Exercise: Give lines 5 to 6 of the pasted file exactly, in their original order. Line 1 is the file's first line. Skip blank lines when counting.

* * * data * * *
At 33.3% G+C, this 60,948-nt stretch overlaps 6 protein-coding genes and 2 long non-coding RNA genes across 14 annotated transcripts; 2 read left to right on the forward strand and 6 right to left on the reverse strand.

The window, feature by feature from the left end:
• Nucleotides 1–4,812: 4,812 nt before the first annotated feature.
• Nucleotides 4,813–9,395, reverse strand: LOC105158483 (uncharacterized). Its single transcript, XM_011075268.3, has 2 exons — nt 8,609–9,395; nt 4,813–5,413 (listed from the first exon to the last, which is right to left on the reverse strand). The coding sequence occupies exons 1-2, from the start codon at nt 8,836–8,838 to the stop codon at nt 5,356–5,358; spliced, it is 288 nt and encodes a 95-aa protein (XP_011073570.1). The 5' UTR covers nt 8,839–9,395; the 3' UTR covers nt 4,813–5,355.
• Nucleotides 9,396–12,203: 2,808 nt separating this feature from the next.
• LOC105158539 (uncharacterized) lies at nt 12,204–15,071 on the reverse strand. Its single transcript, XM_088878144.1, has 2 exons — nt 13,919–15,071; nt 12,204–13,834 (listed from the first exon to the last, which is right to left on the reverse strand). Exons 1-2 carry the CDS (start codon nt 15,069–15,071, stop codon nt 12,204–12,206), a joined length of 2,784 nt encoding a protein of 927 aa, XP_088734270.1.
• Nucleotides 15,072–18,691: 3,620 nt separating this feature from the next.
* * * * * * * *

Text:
• Nucleotides 9,396–12,203: 2,808 nt separating this feature from the next.
• LOC105158539 (uncharacterized) lies at nt 12,204–15,071 on the reverse strand. Its single transcript, XM_088878144.1, has 2 exons — nt 13,919–15,071; nt 12,204–13,834 (listed from the first exon to the last, which is right to left on the reverse strand). Exons 1-2 carry the CDS (start codon nt 15,069–15,071, stop codon nt 12,204–12,206), a joined length of 2,784 nt encoding a protein of 927 aa, XP_088734270.1.